At the appropriate time during the Mass, the priest we met came forward to speak of this marvelous icon and to introduce the artist through whose talented hands God gave us the icon. This artist uses his gifts for great profit to God. That is how you deal with the terrible, pain-soaked parable I mentioned above. You honor God by using your gifts for his glory and the edification of your fellow man. This artist is the living embodiment of the positive side of that parable.

Finally, the priest drew back the curtain, removing the veil, whereby we witnessed an astonishingly beautiful, inspiring, heart-warming image of the Virgin Mary. Golden angels knelt on either side of her, and below her heart, in her bosom, a glass case held the Eucharist for all of us to adore. She sat over an image of the moon with a crown of twelve stars on her head as depicted in the book of Revelation. Carved at the bottom of the icon was a representation of the Ark of the Covenant. Our Lady shone beautifully as the Ark of the New Covenant, holding the fulfillment of the Law, the Word who made all things, in her womb. The image of Our Lady appeared with sublime grace and in such apocalyptic beauty, that I felt as if time stopped, synchronizing us with the heavens. We stayed for at least an hour after the service to adore Christ in the Eucharist, marveling at the beauty of this icon.

Our Lady of the Sign

As we left I knelt to genuflect, thinking, for no particular reason, about the child Jesus, who, found in the temple discussing religion with the spiritual leaders of his time, followed his parents home and, according to sacred scripture, grew in wisdom and knowledge. (Luke 2: 51-52) I felt Our Lady’s words in my heart, “Now it is time to go and grow in wisdom and knowledge.”

The following Sunday we chose to attend Mass at the sanctuary; though, it is almost fifty miles from our home. As soon as I walked through the door and set my eyes on that heavenly icon, a thought struck me: Our Lady was asking me to come to see her Son in this sanctuary, despite the long travel time, at least once a week. She wanted me to adore Christ in the Blessed Sacrament and to imbue myself in her spirit.

Over the next few months, Our Lady did, in fact, guide me and inspire me in the ways of wisdom and knowledge. She drew me to books on which to meditate in union with her. She is the finest teacher of the spiritual life ever created by God. I will give you an example of what I mean.

One evening, a year or so before my first visit to St. Stanislaus, I sat in adoration of the most Blessed Sacrament at a Franciscan chapel near my home. As I prayed, I thought of this story in sacred scripture about the boy Jesus found in the temple who then followed his parents home to grow in wisdom and knowledge. Apparently, this story nurtured itself in my soul for quite some time, and I had a thought. Since the Lord created his own mother and then sat at her feet lovingly day after day for more than a couple of decades to learn and listen about the scriptures and the spiritual life, would she not be the most remarkable teacher other than the Lord himself? If I had so great a love for the Lord’s mother that I wished her to teach me, would the Lord would find this disagreeable? He himself followed this very same path in order to grow in wisdom and knowledge in obedience to his parents. Our Holy Mother taught the Lord.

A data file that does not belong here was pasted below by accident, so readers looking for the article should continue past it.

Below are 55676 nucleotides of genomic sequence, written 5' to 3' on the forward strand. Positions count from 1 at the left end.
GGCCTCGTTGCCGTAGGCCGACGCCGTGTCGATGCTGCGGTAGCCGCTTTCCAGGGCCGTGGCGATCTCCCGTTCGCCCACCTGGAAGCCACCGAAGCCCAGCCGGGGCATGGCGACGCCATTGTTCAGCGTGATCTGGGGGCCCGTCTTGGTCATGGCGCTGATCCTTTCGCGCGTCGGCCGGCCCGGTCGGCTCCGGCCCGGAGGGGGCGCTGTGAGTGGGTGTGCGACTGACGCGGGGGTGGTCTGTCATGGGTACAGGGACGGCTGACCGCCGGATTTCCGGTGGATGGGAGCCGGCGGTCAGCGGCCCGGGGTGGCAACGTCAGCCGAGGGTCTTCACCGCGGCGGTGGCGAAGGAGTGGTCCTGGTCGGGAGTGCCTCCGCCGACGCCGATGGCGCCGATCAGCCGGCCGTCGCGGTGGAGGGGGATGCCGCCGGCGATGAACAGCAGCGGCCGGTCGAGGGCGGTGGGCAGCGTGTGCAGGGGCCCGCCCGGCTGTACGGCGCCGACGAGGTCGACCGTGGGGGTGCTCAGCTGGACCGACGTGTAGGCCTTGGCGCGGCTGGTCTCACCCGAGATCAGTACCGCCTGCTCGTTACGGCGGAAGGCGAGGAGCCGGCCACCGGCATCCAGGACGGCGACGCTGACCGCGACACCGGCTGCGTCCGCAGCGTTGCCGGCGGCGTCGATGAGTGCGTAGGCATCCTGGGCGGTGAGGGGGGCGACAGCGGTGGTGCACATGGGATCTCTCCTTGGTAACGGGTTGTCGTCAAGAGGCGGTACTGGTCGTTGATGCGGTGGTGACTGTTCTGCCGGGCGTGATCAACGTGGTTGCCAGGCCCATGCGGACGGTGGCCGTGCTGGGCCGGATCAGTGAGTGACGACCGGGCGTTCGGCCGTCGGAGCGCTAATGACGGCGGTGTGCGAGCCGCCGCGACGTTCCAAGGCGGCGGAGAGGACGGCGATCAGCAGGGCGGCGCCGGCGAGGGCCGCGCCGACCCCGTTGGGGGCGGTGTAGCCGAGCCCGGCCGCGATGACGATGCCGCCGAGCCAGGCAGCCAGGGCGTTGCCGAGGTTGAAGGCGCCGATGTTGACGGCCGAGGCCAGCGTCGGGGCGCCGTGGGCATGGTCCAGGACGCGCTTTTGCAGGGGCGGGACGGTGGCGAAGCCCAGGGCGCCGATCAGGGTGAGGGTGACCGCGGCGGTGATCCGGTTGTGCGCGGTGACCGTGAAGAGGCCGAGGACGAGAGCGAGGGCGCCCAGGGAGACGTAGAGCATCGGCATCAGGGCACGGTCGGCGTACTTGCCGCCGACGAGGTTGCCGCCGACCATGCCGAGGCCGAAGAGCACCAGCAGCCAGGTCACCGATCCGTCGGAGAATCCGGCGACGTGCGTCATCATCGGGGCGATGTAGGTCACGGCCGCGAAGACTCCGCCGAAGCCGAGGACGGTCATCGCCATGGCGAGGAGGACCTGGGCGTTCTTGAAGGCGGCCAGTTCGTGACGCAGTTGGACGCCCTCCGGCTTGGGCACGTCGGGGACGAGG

I asked the Blessed Virgin Mary that night if she would teach me in the same manner that she taught her Son when they lived as the holy family and the first domestic church. I know she answered my prayer, for I happened to have a copy of my catechism with me, and I felt compelled to open it. Where did I find myself when the pages found their resting place, and the book sat quietly on my lap? The pages opened at the Ten Commandments. Of course, I thought. Our Lady, the Mother of Our Lord, certainly taught the child the Ten Commandments and the Law of Moses in his early youth. This made perfect sense and struck me as a very fine answer to my prayer. I do not doubt her guidance. In thanksgiving, I studied each of the commandments for the next few weeks. I am convinced objectively that she guides me; yet, do not confuse this with my awkward and sometimes faulty subjective interpretations. In other words, she is my teacher, but do not blame her if my grades are poor.

Through the Blessed Virgin’s motherly care, the tumblers to the lock over my heart finally fell, opening the door. Mary’s mediation of grace initiated in my soul the beginnings of what one would call the language of the heart. I very much needed the language of the heart to write. Still, I lacked one thing, the courage I previously mentioned. Hearing the tumblers fall, seeing the door crack open, and sensing the language of my heart, I nevertheless lacked courage. I will tell you next how and through whom I gained that courage.